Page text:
The Cultural Center at Ponte Vedra Beach is currently showing a fifty-year retrospective of work by venerable local artist Ellen Diamond. Best known locally for her Florida landscapes and travel scenes of southern Europe, the show will trace the arc of Diamond’s career – from early ’70s Long Island beach scenes influenced by her father’s textural, painterly style, to ’80s semi-abstract and “fractured” images, through more representational ’90s and early 2000s landscapes.
After painting at home with her father Ben Clements – a professional portrait artist and educator – studying at NYU, and teaching art at every level, Diamond developed her own style, and continued to evolve. Her paintings are displayed in institutions such as the Mayo Clinic and Fidelity Financial, as well as in the homes of many collectors, and she is represented by the Hillary Whitaker Gallery, Ponte Vedra Beach, The Vault in San Marco, and Gallery Vibe in Naples, Florida.
Her classes and workshops at The Cultural Center fill up quickly with loyal, enthusiastic students, as do her artists’ trips to the Berkshires and Europe. Diamond’s Chasing Color Retrospective is testament to an artist’s life well lived.
Chasing Color: A 50-Year Retrospective
By Ellen Diamond
As I look back on my journey through these many years as an artist, I see clearly that the color blue is the constant element that appears across my canvases. Cerulean blue, ultramarine blue, Prussian blue, cobalt blue … there they are … large blue puddles squeezed out of their tubes and on to my palette.
I’ve always tried to understand why the color blue calls to me as I begin each new painting. So, recently, I did some Google research on the color blue and its symbolism. I learned that blue represents heaven, loyalty, confidence, calmness, serenity, and stability. It has also been proven to provide a positive effect on the mind and body. Wow … this truly resonates so strongly with me and I guess that is why the color blue is so much a part of my work. Interestingly, during his Blue Period, Picasso used the color blue to express sadness and loneliness. Clearly, blue can affect every individual differently.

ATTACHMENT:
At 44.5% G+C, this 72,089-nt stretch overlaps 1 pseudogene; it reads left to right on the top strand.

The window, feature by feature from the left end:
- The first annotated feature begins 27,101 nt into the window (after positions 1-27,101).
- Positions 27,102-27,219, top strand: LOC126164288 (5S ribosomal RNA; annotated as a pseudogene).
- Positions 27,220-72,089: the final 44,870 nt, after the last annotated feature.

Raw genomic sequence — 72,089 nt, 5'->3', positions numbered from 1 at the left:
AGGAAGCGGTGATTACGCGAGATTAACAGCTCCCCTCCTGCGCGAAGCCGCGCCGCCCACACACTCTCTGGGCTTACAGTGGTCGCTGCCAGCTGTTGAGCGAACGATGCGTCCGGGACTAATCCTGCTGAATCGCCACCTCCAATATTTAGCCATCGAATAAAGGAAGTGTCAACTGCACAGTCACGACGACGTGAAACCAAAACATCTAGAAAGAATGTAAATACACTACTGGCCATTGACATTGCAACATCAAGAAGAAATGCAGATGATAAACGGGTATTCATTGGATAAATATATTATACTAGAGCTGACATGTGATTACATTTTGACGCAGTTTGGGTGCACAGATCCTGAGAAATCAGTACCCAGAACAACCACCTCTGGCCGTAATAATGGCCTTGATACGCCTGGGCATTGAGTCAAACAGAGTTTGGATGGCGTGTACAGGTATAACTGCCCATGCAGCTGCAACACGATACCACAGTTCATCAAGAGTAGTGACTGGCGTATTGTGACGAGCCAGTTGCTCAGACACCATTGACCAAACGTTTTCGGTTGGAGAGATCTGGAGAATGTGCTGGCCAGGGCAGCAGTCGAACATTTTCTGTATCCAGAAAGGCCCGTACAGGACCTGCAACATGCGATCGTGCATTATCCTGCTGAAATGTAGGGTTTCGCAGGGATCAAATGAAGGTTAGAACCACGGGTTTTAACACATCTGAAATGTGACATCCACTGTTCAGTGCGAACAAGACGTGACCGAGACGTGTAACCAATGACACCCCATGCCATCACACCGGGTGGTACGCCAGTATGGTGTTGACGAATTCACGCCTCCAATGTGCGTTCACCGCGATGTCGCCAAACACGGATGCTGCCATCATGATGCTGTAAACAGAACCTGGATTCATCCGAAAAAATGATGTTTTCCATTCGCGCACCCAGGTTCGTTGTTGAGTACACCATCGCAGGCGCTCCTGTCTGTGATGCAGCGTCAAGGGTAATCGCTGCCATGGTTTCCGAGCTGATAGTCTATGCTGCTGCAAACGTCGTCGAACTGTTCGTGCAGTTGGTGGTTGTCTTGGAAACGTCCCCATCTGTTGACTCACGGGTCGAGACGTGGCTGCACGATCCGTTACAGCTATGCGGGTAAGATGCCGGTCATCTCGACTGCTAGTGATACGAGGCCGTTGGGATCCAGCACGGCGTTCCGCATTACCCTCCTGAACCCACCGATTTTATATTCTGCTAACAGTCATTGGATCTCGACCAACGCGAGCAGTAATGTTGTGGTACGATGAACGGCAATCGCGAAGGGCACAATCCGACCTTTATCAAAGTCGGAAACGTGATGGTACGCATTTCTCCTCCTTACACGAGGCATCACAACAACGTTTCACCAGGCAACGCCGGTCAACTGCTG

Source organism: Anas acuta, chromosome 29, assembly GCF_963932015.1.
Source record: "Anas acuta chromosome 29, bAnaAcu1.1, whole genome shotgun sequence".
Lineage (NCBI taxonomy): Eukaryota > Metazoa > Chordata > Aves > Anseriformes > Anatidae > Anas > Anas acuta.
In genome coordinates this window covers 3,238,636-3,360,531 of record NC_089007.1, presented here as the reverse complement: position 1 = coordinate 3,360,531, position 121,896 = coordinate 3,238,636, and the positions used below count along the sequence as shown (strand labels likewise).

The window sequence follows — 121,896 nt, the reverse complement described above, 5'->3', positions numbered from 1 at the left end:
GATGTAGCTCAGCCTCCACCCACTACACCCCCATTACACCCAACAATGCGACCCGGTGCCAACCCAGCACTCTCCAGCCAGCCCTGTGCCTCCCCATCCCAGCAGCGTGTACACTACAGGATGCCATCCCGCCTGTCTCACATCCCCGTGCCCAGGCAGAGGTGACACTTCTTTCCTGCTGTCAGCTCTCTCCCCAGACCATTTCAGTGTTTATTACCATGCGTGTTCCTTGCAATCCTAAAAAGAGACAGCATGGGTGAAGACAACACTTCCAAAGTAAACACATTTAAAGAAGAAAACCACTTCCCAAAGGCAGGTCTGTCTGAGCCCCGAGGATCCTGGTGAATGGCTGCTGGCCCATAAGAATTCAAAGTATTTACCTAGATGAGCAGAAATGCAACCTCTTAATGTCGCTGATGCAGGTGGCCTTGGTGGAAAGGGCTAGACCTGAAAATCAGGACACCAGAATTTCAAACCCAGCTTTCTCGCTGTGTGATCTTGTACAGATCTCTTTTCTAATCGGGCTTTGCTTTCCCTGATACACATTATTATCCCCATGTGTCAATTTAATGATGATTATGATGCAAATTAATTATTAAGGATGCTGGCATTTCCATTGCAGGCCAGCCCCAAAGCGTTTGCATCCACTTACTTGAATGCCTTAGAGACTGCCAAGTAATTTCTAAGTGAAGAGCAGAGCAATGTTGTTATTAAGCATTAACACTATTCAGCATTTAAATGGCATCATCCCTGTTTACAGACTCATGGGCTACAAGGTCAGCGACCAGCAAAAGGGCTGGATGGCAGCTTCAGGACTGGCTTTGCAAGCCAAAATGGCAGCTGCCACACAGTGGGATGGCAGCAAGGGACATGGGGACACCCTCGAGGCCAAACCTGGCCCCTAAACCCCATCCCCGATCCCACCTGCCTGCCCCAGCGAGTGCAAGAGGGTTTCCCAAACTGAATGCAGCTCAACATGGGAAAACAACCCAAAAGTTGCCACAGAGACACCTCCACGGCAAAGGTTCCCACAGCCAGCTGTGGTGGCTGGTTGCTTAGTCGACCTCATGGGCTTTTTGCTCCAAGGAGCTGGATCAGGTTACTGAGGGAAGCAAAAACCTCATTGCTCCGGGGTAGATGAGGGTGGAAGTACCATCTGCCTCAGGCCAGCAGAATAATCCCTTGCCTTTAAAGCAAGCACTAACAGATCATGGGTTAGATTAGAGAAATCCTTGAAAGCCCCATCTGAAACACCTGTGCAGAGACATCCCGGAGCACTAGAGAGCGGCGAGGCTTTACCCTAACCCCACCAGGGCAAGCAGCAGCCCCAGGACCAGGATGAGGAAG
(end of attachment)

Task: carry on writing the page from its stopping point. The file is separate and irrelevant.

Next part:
I also love blue because it is the color of both the sea and the sky. The beach is where I love to meditate and enjoy the beauty of the clouds, the sky, and the waves of the ocean as they reach a calm, peaceful rest. My home is filled with cobalt sea glass that my husband and I collected over many years. Much of it sits on the shelves along our windows, allowing the light to reflect through.
My love affair with art began as a young child growing up near the beaches of Brooklyn, New York. My earliest memories are of a home filled with color and the smell of fresh oil paint. My father was an artist. I loved to sit next to him as he painted portraits of elite New Yorkers and I would try to copy his creations with crayons and paper. We would also take long walks along the beach and I fondly remember how much I enjoyed the sounds and movement of the ocean, and the feel of the crisp winds in the salt air. I suppose that’s when my affection for the color blue truly began.